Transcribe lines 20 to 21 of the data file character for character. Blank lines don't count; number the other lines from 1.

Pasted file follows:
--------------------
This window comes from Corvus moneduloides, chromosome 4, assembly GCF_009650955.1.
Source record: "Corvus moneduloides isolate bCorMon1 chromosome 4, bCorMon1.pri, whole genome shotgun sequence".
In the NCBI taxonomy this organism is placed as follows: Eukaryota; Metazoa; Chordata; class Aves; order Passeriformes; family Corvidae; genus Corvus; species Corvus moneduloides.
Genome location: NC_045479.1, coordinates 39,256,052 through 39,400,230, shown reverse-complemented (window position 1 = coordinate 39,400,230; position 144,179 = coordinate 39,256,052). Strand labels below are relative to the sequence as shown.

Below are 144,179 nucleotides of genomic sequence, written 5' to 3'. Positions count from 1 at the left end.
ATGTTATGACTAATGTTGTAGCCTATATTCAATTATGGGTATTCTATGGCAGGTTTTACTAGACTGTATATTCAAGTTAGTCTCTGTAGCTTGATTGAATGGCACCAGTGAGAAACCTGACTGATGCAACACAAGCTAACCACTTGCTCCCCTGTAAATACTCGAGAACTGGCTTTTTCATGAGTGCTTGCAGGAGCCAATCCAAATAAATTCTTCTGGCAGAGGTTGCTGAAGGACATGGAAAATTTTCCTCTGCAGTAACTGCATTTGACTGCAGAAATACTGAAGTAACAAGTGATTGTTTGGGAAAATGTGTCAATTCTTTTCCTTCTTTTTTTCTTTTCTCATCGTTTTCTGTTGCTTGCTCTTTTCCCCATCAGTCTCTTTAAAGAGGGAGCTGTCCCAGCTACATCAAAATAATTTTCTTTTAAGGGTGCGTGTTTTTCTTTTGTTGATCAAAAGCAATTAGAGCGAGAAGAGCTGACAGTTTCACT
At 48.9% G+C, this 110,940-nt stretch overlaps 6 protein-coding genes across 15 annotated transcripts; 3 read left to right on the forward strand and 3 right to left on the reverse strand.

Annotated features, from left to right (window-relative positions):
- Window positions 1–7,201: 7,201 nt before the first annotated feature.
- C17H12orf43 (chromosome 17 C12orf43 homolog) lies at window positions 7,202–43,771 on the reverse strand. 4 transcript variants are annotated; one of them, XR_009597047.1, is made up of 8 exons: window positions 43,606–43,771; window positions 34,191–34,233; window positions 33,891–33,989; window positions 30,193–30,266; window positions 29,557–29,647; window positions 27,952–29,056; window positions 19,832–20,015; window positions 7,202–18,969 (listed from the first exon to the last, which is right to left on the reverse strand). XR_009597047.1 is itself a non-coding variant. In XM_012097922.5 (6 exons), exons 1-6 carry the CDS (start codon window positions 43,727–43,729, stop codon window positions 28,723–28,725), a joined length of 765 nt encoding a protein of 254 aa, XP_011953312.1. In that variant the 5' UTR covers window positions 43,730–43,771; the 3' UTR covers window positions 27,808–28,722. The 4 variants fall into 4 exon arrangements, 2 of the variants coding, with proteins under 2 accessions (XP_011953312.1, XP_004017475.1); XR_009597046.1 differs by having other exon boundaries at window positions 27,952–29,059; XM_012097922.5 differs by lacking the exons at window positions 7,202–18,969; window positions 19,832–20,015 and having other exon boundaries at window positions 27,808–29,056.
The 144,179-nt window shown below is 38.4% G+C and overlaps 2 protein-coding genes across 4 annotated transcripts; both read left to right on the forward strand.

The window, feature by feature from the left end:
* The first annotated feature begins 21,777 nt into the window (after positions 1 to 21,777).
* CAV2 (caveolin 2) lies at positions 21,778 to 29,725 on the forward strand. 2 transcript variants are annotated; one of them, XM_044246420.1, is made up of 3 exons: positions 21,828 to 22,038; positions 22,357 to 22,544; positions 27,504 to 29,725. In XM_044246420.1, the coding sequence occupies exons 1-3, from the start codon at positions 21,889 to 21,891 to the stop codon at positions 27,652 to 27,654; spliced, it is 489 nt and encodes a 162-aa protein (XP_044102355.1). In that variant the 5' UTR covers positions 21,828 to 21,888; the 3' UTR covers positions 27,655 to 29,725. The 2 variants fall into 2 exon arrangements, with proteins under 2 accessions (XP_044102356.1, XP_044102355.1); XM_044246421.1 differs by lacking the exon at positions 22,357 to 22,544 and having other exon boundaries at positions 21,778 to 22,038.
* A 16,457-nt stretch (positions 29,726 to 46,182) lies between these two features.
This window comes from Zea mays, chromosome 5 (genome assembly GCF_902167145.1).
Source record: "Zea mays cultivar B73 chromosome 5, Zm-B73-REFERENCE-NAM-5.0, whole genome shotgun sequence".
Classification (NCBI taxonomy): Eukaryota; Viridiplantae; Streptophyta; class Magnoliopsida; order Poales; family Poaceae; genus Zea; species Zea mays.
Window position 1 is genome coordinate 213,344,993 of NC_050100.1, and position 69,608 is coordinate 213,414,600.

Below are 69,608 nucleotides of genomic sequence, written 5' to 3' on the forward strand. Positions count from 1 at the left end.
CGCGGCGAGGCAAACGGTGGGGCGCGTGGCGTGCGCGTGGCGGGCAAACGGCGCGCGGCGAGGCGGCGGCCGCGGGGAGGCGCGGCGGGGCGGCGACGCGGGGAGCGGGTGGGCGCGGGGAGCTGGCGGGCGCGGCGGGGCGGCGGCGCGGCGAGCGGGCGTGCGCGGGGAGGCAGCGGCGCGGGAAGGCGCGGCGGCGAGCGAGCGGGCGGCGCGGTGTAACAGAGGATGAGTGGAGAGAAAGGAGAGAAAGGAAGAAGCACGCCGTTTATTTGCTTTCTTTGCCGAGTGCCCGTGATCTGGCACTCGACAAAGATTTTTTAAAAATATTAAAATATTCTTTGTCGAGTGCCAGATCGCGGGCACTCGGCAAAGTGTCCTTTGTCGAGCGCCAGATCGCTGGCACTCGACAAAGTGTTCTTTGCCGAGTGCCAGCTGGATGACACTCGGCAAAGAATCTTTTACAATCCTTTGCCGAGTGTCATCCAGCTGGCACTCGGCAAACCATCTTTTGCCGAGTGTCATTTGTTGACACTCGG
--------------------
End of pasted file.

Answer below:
Below are 69,608 nucleotides of genomic sequence, written 5' to 3' on the forward strand. Positions count from 1 at the left end.
CGCGGCGAGGCAAACGGTGGGGCGCGTGGCGTGCGCGTGGCGGGCAAACGGCGCGCGGCGAGGCGGCGGCCGCGGGGAGGCGCGGCGGGGCGGCGACGCGGGGAGCGGGTGGGCGCGGGGAGCTGGCGGGCGCGGCGGGGCGGCGGCGCGGCGAGCGGGCGTGCGCGGGGAGGCAGCGGCGCGGGAAGGCGCGGCGGCGAGCGAGCGGGCGGCGCGGTGTAACAGAGGATGAGTGGAGAGAAAGGAGAGAAAGGAAGAAGCACGCCGTTTATTTGCTTTCTTTGCCGAGTGCCCGTGATCTGGCACTCGACAAAGATTTTTTAAAAATATTAAAATATTCTTTGTCGAGTGCCAGATCGCGGGCACTCGGCAAAGTGTCCTTTGTCGAGCGCCAGATCGCTGGCACTCGACAAAGTGTTCTTTGCCGAGTGCCAGCTGGATGACACTCGGCAAAGAATCTTTTACAATCCTTTGCCGAGTGTCATCCAGCTGGCACTCGGCAAACCATCTTTTGCCGAGTGTCATTTGTTGACACTCGG